The State and Fate of Community Banking (Marshall Lux and Robert Greene, M-RCBG Associate Working Paper Series, No. 37, Harvard Kennedy School, Mossavar-Rahmani Center for Business and Government)  This paper claims to prove that the Dodd Frank Act has resulted in undue hardship for community banks.  The author's provide evidence to support their claim.  This evidence is bogus and Harvard should demand that the paper be revised or removed from association with the University.  Lux and Greene base their claim on the data which produced the graph shown below.  They examine the data for the four years immediately preceding the passage of the Dodd Frank Act into law 21 July 2010 when they say the change in share commercial banking assets for small community banks was 8.6% and the four years following where the decline was 18.8%.  Ergo, Dodd Frank damaged the community banks.  Looking at the graph below we can see that a trick has been played by using change in share for short periods of time instead of calculating the decline in share.  Using change in share for a smaller base starting percentage magnifies the imputed impact and does not represent the actual absolute change.  Here are the actual changes of market share for the three periods on the graph:  1994-2006, loss average 1.4% of market share per year; 2006-2010, loss average 0.25% of market share per year; 2010-2014, loss average 0.5% of market share per year.  Proper use of the data gives an entirely different conclusion:  The Dodd Frank Act did not impose any penalty on community banks compared to the years before the Great Financial crisis.  In fact if any inference is to be made, they were better off after Frank Dodd than before.  See also video at the end of WWRT below.

Other Economics and Business Items of Note and Miscellanea

The Executive Computer (The New York Times)  Hat tip to Vala Afshar via Twitter. This 1985 article demonstrates the wisdom of future vision.  Here are some "wise" observations:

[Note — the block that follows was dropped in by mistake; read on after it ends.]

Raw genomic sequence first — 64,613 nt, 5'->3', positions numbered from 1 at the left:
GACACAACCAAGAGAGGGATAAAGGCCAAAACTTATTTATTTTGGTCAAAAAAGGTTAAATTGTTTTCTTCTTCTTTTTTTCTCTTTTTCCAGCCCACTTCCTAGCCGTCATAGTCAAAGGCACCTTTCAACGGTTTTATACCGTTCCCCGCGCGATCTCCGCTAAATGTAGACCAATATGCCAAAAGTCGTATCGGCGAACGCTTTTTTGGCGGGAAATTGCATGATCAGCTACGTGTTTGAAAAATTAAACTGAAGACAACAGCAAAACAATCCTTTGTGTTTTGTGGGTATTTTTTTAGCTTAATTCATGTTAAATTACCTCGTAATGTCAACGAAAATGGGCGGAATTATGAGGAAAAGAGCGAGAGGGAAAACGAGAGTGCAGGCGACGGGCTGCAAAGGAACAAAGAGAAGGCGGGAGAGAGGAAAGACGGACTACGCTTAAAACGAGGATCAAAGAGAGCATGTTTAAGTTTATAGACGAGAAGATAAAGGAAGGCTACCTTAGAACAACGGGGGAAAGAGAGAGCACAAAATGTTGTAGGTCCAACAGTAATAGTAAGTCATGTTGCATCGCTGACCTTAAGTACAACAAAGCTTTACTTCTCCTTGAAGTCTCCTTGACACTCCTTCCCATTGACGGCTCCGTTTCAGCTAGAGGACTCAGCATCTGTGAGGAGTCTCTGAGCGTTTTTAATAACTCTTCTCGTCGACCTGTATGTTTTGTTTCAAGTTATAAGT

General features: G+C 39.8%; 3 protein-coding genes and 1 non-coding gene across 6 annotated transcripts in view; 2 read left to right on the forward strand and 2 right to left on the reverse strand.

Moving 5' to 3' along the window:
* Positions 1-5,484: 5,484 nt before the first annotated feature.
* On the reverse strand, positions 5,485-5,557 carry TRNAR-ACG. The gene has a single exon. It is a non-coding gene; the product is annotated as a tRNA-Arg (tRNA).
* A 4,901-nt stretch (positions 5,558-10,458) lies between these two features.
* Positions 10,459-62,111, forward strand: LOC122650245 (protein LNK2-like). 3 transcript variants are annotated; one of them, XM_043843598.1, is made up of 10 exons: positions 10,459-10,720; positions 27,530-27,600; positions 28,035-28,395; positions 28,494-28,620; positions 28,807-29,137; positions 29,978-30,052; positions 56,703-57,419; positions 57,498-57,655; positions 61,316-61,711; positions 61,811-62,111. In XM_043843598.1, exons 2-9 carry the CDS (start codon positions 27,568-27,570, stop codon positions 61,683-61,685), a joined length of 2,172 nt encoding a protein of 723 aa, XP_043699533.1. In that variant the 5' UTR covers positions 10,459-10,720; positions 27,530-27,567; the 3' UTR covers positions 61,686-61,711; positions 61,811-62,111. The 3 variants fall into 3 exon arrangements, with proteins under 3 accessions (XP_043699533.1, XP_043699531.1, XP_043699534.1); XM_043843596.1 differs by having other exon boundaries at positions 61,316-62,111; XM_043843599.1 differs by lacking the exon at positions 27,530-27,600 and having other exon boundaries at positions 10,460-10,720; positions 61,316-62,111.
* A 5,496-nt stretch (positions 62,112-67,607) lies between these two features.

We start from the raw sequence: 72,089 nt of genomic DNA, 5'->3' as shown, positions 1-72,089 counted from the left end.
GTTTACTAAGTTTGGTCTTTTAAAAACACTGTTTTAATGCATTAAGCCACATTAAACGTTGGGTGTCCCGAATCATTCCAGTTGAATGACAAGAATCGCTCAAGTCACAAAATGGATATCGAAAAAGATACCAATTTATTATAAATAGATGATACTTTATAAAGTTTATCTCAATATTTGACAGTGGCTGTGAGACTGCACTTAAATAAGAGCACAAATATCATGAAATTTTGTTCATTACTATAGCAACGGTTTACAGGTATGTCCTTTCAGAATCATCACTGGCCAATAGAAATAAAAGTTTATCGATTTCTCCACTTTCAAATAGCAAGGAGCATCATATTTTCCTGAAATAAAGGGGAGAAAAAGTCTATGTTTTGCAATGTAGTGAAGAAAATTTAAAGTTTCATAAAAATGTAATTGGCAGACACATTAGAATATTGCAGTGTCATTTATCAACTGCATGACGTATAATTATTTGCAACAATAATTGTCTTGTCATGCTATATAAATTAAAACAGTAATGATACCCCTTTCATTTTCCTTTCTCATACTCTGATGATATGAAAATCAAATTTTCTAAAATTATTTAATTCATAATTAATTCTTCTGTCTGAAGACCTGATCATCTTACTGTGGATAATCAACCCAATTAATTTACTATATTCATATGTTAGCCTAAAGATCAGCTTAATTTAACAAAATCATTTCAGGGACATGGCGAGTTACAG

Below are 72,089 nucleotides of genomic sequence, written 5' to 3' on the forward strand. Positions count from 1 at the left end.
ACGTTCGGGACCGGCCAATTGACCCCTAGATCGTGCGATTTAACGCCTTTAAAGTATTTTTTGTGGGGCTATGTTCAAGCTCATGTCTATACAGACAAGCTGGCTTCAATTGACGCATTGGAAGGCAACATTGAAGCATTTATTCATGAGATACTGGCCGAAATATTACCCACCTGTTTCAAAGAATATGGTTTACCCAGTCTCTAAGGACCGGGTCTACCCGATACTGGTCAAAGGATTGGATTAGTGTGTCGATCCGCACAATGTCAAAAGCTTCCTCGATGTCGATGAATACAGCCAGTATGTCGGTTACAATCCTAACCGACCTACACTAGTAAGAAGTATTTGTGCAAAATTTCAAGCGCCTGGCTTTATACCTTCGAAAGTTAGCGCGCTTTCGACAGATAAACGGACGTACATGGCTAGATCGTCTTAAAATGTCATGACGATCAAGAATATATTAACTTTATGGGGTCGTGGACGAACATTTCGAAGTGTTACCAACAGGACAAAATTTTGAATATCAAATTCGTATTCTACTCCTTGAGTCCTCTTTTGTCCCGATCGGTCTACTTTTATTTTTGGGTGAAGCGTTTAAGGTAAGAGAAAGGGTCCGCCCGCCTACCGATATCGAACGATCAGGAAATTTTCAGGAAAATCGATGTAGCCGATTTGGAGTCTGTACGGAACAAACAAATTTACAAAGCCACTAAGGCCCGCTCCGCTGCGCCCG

• For the most part, the portable computer is a dream machine for the few.
  • [P]eople don't want to lug a computer with them to the beach or on a train to while away hours they would rather spend reading the sports or business section of the newspaper.
  • I.B.M. never legitimized the market with its much rumored ''Clamshell,'' probably because the company realized that laptops are a small niche market, not a mass market.
  • [W]ord processing and spreadsheet packages commonly available for them are intended to accomplish tasks to which laptop computers are simply not well suited.
  • [T]he real future of the laptop computer will remain in the specialized niche markets.
  • I ... can't imagine the average user taking one [a computer] along when going fishing. 

Shiller, Gundlach: It's Not 1929, But ... (Financial Advisor)  Achieving escape velocity from 2% or 2.5% GDP growth seems increasingly unlikely to both Nobel laureate Robert Shiller and DoubleLine CEO Jeffrey Gundlach.  Neither man disagreed with Fed Chair Janet Yellen’s remarks that equity valuations are high. Using his CAPE ratio, Shiller says it indicates equities should return 2% annually for the next decade, and that is better than he expects bonds to do.

“My gut feeling is this doesn’t look right,  I haven’t met anyone who sold everything. People are worried, but no one knows what to make of [the markets] because interest rates are so low.”

Is College Still a Good Investment? (ThinkAdvisor)  As costs rise and standards sink, getting your educational money’s worth is a growing challenge.

Low Income Employees Improving Their Finances, Study Says (Financial Advisor)  Employees who have access to financial wellness programs at work are taking more responsibility for their finances and improving their situations.  The lowest income employees are showing the most notable improvements.  Econintersect caveat:  The study was conducted by Financial Finesse, a provider of workplace financial education programs.

What Will Be the Legacy of Dodd-Frank Legislation? (Bloomberg)  Dennis Kelleher, chief executive officer at Better Markets, and Bloomberg’s Bill Cohan examine the fallout from Dodd-Frank legislation on the U.S. banking industry. They speak with Bloomberg’s Betty Liu on “In The Loop.”